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Pay or Play Enforcement is Here

As we reported in our 2nd Quarter Newsletter, the IRS has indicated it would notify applicable large employers (ALEs) in 2017 of their potential penalties for failing to comply with employer shared responsibility mandate for the 2015 calendar year.  With the numerous attempts this year to repeal or replace the Affordable Care Act (ACA), ALEs may have thought ACA penalties would never come to fruition; unfortunately, that is not the case.

On November 2, 2017, the IRS updated its Q&A section on the employer shared responsibility rules under the ACA to include information on enforcement. These Q&As indicate that, for the 2015 calendar year, the IRS plans to issue Letter 226J informing ALEs of their potential liability for any employer shared responsibility penalty in late 2017.

The general procedures the IRS will use to propose and assess the employer shared responsibility penalties are described in the letter.  The IRS will issue a letter to an ALE if it determines that, for at least one month in the year, one or more of the ALE's full-time employee was enrolled in a qualified health plan for which a premium tax credit was allowed (and the ALE did not qualify for an affordability safe harbor or other relief for the employee).


An ALE will general have 30 days from the date on the letter 226J to respond before any employer shared responsibility liability is assess and notice and demand for payment is made.  Letter 226J will provide instructions for how an ALE should respond in writing, either agreeing with the proposed employer shared responsibility penalty or disagreeing with part or all of the proposed amount.  If an ALE does not respond within the 30 day time frame, the IRS will assess the amount of the proposed employer mandate penalty and issue a notice and demand for payment fin the form of  a Notice CP 220J.  Therefore, any ALE member who receives a letter 226J must respond in a timely manner.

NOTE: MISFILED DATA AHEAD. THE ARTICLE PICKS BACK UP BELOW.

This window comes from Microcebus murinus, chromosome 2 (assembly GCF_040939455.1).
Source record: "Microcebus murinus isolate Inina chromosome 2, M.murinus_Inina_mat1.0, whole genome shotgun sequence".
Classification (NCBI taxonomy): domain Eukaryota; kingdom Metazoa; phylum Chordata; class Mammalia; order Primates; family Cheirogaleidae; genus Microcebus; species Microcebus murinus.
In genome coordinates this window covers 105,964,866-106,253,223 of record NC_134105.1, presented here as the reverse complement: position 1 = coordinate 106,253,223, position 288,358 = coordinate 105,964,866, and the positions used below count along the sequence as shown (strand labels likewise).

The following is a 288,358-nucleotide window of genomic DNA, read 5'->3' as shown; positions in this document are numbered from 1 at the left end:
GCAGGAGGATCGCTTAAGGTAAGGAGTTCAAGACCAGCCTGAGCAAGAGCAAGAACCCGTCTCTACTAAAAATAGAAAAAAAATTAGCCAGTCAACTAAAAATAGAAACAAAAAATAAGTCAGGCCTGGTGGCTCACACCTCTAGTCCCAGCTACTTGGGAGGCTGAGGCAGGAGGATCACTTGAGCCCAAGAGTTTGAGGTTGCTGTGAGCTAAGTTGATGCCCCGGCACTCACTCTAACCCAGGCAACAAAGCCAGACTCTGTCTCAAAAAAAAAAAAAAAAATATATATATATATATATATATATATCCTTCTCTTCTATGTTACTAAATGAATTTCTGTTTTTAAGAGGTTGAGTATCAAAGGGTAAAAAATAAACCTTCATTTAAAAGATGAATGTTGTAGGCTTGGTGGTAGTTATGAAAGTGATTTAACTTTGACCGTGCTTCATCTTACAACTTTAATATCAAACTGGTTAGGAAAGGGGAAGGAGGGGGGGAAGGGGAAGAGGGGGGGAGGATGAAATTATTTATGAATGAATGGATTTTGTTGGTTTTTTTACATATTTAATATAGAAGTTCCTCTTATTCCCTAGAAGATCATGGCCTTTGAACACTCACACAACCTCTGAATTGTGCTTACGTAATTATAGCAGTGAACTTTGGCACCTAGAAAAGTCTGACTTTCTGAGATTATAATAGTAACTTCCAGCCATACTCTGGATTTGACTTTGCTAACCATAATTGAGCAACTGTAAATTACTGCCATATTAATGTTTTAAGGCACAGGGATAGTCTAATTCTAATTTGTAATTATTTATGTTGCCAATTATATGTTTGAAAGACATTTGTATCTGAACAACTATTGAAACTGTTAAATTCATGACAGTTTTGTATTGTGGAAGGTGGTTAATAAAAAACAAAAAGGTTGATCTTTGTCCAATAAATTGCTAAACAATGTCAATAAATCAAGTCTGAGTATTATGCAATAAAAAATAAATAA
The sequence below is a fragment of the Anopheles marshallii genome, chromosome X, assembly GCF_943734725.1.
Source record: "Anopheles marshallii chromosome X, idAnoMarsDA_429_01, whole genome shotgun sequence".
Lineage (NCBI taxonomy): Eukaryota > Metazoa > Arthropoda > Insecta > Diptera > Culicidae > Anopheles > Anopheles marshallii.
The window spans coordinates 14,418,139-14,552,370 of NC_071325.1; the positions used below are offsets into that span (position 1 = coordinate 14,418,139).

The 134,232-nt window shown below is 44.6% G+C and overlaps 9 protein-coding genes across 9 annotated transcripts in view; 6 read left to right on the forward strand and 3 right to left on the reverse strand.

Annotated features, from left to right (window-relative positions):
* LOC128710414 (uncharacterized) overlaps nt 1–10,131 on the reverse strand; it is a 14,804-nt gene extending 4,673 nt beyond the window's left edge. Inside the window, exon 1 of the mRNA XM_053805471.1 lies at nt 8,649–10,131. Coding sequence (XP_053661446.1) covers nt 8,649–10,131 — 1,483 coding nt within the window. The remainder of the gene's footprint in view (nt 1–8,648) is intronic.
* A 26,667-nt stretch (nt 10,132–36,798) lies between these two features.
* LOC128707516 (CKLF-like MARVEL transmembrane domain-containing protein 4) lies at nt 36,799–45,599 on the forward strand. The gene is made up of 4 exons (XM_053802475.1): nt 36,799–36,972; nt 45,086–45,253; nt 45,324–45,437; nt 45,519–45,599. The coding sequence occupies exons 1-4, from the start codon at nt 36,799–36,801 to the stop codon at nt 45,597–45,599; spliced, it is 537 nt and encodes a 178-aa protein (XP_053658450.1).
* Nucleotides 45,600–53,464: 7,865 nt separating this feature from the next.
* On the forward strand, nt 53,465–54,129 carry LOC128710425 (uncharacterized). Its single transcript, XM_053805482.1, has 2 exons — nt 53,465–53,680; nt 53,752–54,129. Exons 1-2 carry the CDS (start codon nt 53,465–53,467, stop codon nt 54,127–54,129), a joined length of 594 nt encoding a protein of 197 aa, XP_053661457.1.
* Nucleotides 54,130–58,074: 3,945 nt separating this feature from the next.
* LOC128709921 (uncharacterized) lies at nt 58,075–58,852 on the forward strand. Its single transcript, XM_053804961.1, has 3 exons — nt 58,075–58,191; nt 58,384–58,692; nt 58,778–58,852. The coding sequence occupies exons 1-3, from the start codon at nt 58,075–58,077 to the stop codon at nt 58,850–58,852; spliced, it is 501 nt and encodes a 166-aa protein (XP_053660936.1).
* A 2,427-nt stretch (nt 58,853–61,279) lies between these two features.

Once an ALE responds to Letter 226J, the IRS will reply with one of five different versions of Letter 227.  Letter 227 will be an acknowledgement from the IRS that it received an ALE's response to Letter 226J and describe what further action needs taken by the ALE.  If after receiving Letter 227 an ALE disagrees with the proposed or revised penalty, the ALE may request a pre-assessment conference with the IRS Office of Appeals.  A conference must be requested by the response date provided in Letter 227, which will generally be 30 days from the date of the letter.

All employers need to be on the lookout for the Letter 226J from the IRS.  Even if you believe you are in full compliance with the employer mandate, you could still receive a letter and an accurate and timely response is necessary.


  • Maintain complete and accurate records regarding the health insurance coverage offered to employees;
  • Become familiar with the procudres outlined in Letter 226J and the appeals process;
  • Designate a person or persons responsible for addressing the various IRS letters and notices (Letter 226J, Letter 227 and Notice CP 220J);
  • Notify mail room and other applicable staff of the importance of the IRS letters/notices and to whom they should be given upon receipt;
  • Put documented procedures in place so that appeals and conferece requests are filed within the required 30-day timeframes; 
  • Consult wiht an attorney who is familiar with the ACA employer mandate provisions, as well as Forms 1094-C and 1095-C

Links to additional information and resources:

Understanding Your Letter 226J

Publication 5, Your Appeal Rights and How to Prepare a Protest if You Don't Agree

Publication 594, The IRS Collection Process

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